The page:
Metacognition of Organization Members as the Basis of Learning Strategy in Higher School

Metacognition of Organization Members as the Basis of Learning Strategy in Higher School

Irina Sergeyevna Yakimanskaya (Orenburg State University, Russia), Anna Mikhaylovna Molokostova (Moscow Humanitarian-Economical Institute, Russia) and Milyausha Yakubovna Ibragimova (Kazan (Volga Region) Federal University, Russia)
DOI: 10.4018/978-1-5225-2218-8.ch007
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Abstract

The concept of metacognition is used to study knowledge of knowledge, and mainly in cognitive psychology. According to the content; metacognition is an intelligent process related to memory, reflection and motivation. The problem, we research, concerns the fact that the content and the mismatch of employees views can lead to non-constructive activity that violates the effectiveness of an organization as a whole. The outcome of this study is a model that describe the characteristics of the organization through determination of the metacognitive skills of employees at different levels. The model takes into account the emotional colouring, different levels of metacognition inconsistency, characteristic of the organization effectiveness and various inconsistencies of metacognitions.
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Introduction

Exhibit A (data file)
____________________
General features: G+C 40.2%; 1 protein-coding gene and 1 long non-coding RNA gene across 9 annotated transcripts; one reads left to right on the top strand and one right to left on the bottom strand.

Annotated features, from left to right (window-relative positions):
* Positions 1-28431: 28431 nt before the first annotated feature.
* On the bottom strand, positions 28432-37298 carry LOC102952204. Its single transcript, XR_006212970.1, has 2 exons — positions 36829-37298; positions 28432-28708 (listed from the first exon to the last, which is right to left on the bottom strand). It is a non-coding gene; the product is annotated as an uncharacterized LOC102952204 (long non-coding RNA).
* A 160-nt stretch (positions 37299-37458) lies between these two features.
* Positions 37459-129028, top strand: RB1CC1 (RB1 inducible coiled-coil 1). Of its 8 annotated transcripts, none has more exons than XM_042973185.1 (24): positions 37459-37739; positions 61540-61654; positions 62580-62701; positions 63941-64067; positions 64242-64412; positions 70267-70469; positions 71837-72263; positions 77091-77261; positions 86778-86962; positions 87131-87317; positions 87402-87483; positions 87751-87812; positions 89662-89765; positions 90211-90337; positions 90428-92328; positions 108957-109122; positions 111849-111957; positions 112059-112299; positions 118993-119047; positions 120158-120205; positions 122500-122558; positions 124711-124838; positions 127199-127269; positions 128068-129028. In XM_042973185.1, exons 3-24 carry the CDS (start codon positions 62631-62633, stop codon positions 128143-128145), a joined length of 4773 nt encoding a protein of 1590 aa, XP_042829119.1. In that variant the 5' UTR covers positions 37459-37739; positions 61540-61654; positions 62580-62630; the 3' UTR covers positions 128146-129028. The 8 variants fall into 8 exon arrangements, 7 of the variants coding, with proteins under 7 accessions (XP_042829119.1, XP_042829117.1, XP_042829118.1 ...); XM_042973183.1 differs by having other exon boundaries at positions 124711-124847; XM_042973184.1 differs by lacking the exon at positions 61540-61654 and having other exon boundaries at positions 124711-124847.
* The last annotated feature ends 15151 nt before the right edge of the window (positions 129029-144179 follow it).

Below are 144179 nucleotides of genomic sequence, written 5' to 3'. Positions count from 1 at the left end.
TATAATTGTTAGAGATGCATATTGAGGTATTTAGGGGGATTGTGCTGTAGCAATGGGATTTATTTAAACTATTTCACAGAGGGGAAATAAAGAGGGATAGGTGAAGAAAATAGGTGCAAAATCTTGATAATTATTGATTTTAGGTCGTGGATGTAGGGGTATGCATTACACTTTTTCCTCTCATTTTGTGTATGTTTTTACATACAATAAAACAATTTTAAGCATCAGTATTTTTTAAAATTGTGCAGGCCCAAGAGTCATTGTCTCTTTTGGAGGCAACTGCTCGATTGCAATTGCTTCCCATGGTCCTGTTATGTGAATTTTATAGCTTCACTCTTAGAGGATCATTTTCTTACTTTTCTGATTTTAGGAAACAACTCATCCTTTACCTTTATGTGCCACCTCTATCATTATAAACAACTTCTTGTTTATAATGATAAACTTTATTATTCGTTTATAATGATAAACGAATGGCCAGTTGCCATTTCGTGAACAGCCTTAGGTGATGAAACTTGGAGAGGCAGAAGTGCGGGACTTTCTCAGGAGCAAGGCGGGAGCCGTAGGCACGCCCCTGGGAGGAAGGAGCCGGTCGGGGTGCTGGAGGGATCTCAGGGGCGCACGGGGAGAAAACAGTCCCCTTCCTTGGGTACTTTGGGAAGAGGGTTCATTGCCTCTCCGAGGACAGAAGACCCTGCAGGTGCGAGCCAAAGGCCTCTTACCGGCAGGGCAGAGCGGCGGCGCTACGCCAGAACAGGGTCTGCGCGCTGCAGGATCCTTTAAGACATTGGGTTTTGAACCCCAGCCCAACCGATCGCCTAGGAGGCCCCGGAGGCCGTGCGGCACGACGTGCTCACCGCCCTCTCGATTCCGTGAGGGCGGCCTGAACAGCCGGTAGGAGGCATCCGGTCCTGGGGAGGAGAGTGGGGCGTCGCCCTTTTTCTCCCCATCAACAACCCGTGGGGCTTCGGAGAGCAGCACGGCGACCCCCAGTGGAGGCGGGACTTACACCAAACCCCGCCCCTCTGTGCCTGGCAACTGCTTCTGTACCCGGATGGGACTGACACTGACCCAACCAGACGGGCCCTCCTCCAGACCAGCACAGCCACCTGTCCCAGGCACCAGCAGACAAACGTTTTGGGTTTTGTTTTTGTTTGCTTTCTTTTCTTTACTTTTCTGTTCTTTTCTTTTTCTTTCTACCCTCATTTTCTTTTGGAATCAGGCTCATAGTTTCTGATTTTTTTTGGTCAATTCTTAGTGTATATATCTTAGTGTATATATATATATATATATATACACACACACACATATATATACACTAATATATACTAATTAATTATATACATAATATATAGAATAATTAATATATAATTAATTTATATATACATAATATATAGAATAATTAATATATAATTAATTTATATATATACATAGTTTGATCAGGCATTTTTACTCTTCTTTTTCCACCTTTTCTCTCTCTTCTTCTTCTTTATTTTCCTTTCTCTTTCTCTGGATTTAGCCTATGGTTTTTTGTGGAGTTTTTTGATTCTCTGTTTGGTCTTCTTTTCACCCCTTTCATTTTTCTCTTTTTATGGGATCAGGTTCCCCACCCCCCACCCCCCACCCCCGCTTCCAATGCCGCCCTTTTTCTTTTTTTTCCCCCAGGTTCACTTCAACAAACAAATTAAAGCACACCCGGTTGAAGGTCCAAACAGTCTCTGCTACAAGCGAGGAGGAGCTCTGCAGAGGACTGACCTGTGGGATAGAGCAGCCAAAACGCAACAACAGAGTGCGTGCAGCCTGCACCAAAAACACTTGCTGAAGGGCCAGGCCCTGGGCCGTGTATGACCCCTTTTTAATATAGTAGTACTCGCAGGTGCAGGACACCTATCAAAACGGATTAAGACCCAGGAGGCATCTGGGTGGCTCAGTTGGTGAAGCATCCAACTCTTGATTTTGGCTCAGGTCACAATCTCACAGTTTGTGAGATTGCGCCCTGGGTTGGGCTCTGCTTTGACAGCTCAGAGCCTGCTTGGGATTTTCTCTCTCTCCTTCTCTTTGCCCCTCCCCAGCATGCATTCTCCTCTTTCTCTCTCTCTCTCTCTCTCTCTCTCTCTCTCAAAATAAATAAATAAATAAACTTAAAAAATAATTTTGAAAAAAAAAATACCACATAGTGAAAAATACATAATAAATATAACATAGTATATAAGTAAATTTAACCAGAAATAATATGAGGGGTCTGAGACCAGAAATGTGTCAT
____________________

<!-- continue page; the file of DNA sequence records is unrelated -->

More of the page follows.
The theory of metacognition is currently one of the most studied topics of empirical research in cognitive psychology. Since the emergence of research interest in this field, a number of experiments has been made dealing with mechanisms that people use to overcome decision-making difficulties and form their perceptions of the surrounding world. Modern psychology has various approaches in defining metacognition: J. Flavell [1979], who introduced this term, meant a special cognitive process aimed at understanding one’s own cognitive activity or, in other words, “mental activity aimed at understanding the thinking process”. This is the definition followed by this article’s authors. J. Flavell distinguished three main components of metacognition: planning, monitoring, and regulation. W. Schneider and K. Lockl (2002), M. E. Marinez (2006), K. Ray, M. C. Smith (2010), B. White (2005) associate metacognition with a wide range of psychological phenomena such as motivation, critical thinking, and meta-memory. G. Schraw, K. J. Crippen, K. Hartley (2006) mentions the possibility of applying metacognition as an indicator of learning activities; these authors also note the possibility of viewing metacognition as an indicator of a higher school graduate’s realization as a specialist in an organization. The authors view a graduate’s metacognition as a component of planning which includes knowledge of the organization (their image of the relations between “myself”, “organization”, and “society”; metaphor of the organization; knowledge of its structure, size, hierarchy, resources, information ties, motivational system and mission), monitoring of the thinking process (which includes the images of the organization’s current and desired states) and regulation of their own behavior in the organization on this basis. It should be noted that research on metacognition in education is being done relatively often; for instance, there is a differentiation of metacognitive skills and metacognitive knowledge. G. Schraw, K. J. Crippen, K. Hartley (2006) write that knowledge is the complex of a student’s views on the relations between their own personality traits and a problem’s properties and possible solutions – as part of an academic situation for a student and as part of a specific organization for its member. Metacognitive skills provide regulation and control of learning activities [Schneider, Lockl, 2002], in the case of the authors’ research – control of a higher school graduate’s activity in an organization. For example, the results by S. Gómez-Haro, J. Aragón-Correa, E. Cordón-Pozo (2011) show that organization members react to the perception of context rather than to the organization’s objective characteristics. It should be noted that the authors did not find a research dedicated to the specifics of metacognition formation in higher school graduate students as members of organizations, even though such information would make it easier for them to start a professional experience and build a career in an organization. Thus, the problems raised by this research dedicated to the study of metacognition formation sources in organization members appear to be relevant and in high demand in the context of application in higher schools. The authors take into account the institutional approach in the implementation of this study, referring to the interaction of specific aspects of an organization (structure, size, hierarchy, resources, information ties, motivational system and mission) and its members’ characteristics (position etc.) in the formation of metacognition. The institutional approach is considered by the authors to have a top priority in the interaction of organization leaders with higher school graduates. In addition, it is also the basis for the work of higher school educators on securing the graduates’ entrance into the professional sphere. The authors’ research uses the theory of strategic choice for the analysis of metacognition (in their regulative aspect) and characteristics of organizations that hire higher school graduates.

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